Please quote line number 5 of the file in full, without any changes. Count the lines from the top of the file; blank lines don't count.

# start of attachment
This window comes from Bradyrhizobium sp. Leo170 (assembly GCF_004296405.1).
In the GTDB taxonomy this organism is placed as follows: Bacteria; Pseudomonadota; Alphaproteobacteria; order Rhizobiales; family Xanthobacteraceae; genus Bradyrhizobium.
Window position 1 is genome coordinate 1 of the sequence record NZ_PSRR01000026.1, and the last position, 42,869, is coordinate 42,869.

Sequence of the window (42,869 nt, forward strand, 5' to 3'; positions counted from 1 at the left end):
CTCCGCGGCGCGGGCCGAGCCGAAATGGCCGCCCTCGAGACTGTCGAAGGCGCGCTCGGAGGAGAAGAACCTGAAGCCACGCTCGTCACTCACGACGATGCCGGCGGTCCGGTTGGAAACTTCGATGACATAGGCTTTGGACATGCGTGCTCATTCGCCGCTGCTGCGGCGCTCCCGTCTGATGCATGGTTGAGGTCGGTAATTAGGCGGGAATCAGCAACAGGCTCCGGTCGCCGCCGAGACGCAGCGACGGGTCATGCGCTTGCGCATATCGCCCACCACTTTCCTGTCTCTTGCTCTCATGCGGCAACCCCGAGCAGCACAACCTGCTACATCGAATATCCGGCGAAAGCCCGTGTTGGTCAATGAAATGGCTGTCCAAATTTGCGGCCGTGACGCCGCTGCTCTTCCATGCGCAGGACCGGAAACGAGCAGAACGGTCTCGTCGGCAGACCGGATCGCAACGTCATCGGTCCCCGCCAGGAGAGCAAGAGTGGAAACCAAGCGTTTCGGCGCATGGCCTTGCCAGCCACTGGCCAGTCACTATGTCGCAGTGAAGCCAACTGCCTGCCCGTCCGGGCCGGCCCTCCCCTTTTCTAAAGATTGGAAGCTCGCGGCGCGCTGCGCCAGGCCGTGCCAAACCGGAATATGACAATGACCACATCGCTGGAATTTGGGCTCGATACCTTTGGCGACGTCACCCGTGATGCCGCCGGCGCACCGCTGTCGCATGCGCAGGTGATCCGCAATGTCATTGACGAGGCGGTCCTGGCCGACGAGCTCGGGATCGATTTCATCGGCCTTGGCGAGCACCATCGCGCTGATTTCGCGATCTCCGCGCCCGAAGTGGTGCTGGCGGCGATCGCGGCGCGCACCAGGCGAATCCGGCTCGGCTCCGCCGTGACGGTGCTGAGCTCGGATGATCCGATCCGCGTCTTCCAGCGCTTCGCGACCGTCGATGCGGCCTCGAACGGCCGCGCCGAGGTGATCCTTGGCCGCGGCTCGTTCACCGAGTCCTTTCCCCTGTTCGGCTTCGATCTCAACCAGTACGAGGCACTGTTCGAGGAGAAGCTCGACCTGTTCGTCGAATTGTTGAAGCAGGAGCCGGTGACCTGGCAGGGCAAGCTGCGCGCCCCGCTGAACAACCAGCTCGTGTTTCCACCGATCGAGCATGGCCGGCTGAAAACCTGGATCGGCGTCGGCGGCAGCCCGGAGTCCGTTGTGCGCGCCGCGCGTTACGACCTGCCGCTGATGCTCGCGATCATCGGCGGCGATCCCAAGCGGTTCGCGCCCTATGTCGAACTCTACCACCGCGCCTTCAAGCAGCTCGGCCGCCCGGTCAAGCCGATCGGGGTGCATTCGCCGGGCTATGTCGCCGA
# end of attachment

CTCCGCGGCGCGGGCCGAGCCGAAATGGCCGCCCTCGAGACTGTCGAAGGCGCGCTCGGAGGAGAAGAACCTGAAGCCACGCTCGTCACTCACGACGATGCCGGCGGTCCGGTTGGAAACTTCGATGACATAGGCTTTGGACATGCGTGCTCATTCGCCGCTGCTGCGGCGCTCCCGTCTGATGCATGGTTGAGGTCGGTAATTAGGCGGGAATCAGCAACAGGCTCCGGTCGCCGCCGAGACGCAGCGACGGGTCATGCGCTTGCGCATATCGCCCACCACTTTCCTGTCTCTTGCTCTCATGCGGCAACCCCGAGCAGCACAACCTGCTACATCGAATATCCGGCGAAAGCCCGTGTTGGTCAATGAAATGGCTGTCCAAATTTGCGGCCGTGACGCCGCTGCTCTTCCATGCGCAGGACCGGAAACGAGCAGAACGGTCTCGTCGGCAGACCGGATCGCAACGTCATCGGTCCCCGCCAGGAGAGCAAGAGTGGAAACCAAGCGTTTCGGCGCATGGCCTTGCCAGCCACTGGCCAGTCACTATGTCGCAGTGAAGCCAACTGCCTGCCCGTCCGGGCCGGCCCTCCCCTTTTCTAAAGATTGGAAGCTCGCGGCGCGCTGCGCCAGGCCGTGCCAAACCGGAATATGACAATGACCACATCGCTGGAATTTGGGCTCGATACCTTTGGCGACGTCACCCGTGATGCCGCCGGCGCACCGCTGTCGCATGCGCAGGTGATCCGCAATGTCATTGACGAGGCGGTCCTGGCCGACGAGCTCGGGATCGATTTCATCGGCCTTGGCGAGCACCATCGCGCTGATTTCGCGATCTCCGCGCCCGAAGTGGTGCTGGCGGCGATCGCGGCGCGCACCAGGCGAATCCGGCTCGGCTCCGCCGTGACGGTGCTGAGCTCGGATGATCCGATCCGCGTCTTCCAGCGCTTCGCGACCGTCGATGCGGCCTCGAACGGCCGCGCCGAGGTGATCCTTGGCCGCGGCTCGTTCACCGAGTCCTTTCCCCTGTTCGGCTTCGATCTCAACCAGTACGAGGCACTGTTCGAGGAGAAGCTCGACCTGTTCGTCGAATTGTTGAAGCAGGAGCCGGTGACCTGGCAGGGCAAGCTGCGCGCCCCGCTGAACAACCAGCTCGTGTTTCCACCGATCGAGCATGGCCGGCTGAAAACCTGGATCGGCGTCGGCGGCAGCCCGGAGTCCGTTGTGCGCGCCGCGCGTTACGACCTGCCGCTGATGCTCGCGATCATCGGCGGCGATCCCAAGCGGTTCGCGCCCTATGTCGAACTCTACCACCGCGCCTTCAAGCAGCTCGGCCGCCCGGTCAAGCCGATCGGGGTGCATTCGCCGGGCTATGTCGCCGA